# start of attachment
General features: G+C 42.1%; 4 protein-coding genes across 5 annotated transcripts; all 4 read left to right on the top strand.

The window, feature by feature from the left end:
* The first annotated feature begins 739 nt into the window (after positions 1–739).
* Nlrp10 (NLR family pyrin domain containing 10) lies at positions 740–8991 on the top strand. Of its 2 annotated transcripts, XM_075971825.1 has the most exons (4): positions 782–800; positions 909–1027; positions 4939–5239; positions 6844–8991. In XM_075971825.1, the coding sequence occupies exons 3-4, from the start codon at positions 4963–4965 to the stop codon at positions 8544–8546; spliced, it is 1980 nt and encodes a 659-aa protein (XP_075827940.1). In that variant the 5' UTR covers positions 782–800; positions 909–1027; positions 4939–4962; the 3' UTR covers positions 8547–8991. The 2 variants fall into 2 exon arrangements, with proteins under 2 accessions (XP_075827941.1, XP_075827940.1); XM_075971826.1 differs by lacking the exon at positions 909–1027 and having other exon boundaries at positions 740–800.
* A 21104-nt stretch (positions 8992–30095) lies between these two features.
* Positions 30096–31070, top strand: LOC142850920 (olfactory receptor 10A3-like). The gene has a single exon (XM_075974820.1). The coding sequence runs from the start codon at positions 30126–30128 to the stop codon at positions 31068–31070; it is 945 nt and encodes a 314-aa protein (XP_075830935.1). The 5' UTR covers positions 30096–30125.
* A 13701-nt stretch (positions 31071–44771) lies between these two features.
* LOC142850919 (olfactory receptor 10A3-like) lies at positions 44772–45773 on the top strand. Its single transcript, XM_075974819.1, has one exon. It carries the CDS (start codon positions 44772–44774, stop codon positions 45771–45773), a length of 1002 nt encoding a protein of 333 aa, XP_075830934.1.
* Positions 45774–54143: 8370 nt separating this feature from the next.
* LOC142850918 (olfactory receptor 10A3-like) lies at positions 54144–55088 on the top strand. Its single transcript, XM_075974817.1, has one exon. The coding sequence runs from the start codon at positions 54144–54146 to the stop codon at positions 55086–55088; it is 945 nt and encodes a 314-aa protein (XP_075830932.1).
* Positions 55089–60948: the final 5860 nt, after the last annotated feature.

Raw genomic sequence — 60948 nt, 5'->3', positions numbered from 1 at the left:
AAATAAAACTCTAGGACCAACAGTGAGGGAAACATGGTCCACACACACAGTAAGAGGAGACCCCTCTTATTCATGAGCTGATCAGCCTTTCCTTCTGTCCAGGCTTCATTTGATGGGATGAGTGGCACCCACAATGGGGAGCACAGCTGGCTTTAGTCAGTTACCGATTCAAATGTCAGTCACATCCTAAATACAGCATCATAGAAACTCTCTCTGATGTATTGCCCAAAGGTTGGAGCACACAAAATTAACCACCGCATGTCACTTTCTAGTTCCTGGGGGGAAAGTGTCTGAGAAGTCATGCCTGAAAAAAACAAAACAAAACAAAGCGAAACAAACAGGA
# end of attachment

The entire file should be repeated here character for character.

General features: G+C 42.1%; 4 protein-coding genes across 5 annotated transcripts; all 4 read left to right on the top strand.

The window, feature by feature from the left end:
* The first annotated feature begins 739 nt into the window (after positions 1–739).
* Nlrp10 (NLR family pyrin domain containing 10) lies at positions 740–8991 on the top strand. Of its 2 annotated transcripts, XM_075971825.1 has the most exons (4): positions 782–800; positions 909–1027; positions 4939–5239; positions 6844–8991. In XM_075971825.1, the coding sequence occupies exons 3-4, from the start codon at positions 4963–4965 to the stop codon at positions 8544–8546; spliced, it is 1980 nt and encodes a 659-aa protein (XP_075827940.1). In that variant the 5' UTR covers positions 782–800; positions 909–1027; positions 4939–4962; the 3' UTR covers positions 8547–8991. The 2 variants fall into 2 exon arrangements, with proteins under 2 accessions (XP_075827941.1, XP_075827940.1); XM_075971826.1 differs by lacking the exon at positions 909–1027 and having other exon boundaries at positions 740–800.
* A 21104-nt stretch (positions 8992–30095) lies between these two features.
* Positions 30096–31070, top strand: LOC142850920 (olfactory receptor 10A3-like). The gene has a single exon (XM_075974820.1). The coding sequence runs from the start codon at positions 30126–30128 to the stop codon at positions 31068–31070; it is 945 nt and encodes a 314-aa protein (XP_075830935.1). The 5' UTR covers positions 30096–30125.
* A 13701-nt stretch (positions 31071–44771) lies between these two features.
* LOC142850919 (olfactory receptor 10A3-like) lies at positions 44772–45773 on the top strand. Its single transcript, XM_075974819.1, has one exon. It carries the CDS (start codon positions 44772–44774, stop codon positions 45771–45773), a length of 1002 nt encoding a protein of 333 aa, XP_075830934.1.
* Positions 45774–54143: 8370 nt separating this feature from the next.
* LOC142850918 (olfactory receptor 10A3-like) lies at positions 54144–55088 on the top strand. Its single transcript, XM_075974817.1, has one exon. The coding sequence runs from the start codon at positions 54144–54146 to the stop codon at positions 55086–55088; it is 945 nt and encodes a 314-aa protein (XP_075830932.1).
* Positions 55089–60948: the final 5860 nt, after the last annotated feature.

Raw genomic sequence — 60948 nt, 5'->3', positions numbered from 1 at the left:
AAATAAAACTCTAGGACCAACAGTGAGGGAAACATGGTCCACACACACAGTAAGAGGAGACCCCTCTTATTCATGAGCTGATCAGCCTTTCCTTCTGTCCAGGCTTCATTTGATGGGATGAGTGGCACCCACAATGGGGAGCACAGCTGGCTTTAGTCAGTTACCGATTCAAATGTCAGTCACATCCTAAATACAGCATCATAGAAACTCTCTCTGATGTATTGCCCAAAGGTTGGAGCACACAAAATTAACCACCGCATGTCACTTTCTAGTTCCTGGGGGGAAAGTGTCTGAGAAGTCATGCCTGAAAAAAACAAAACAAAACAAAGCGAAACAAACAGGA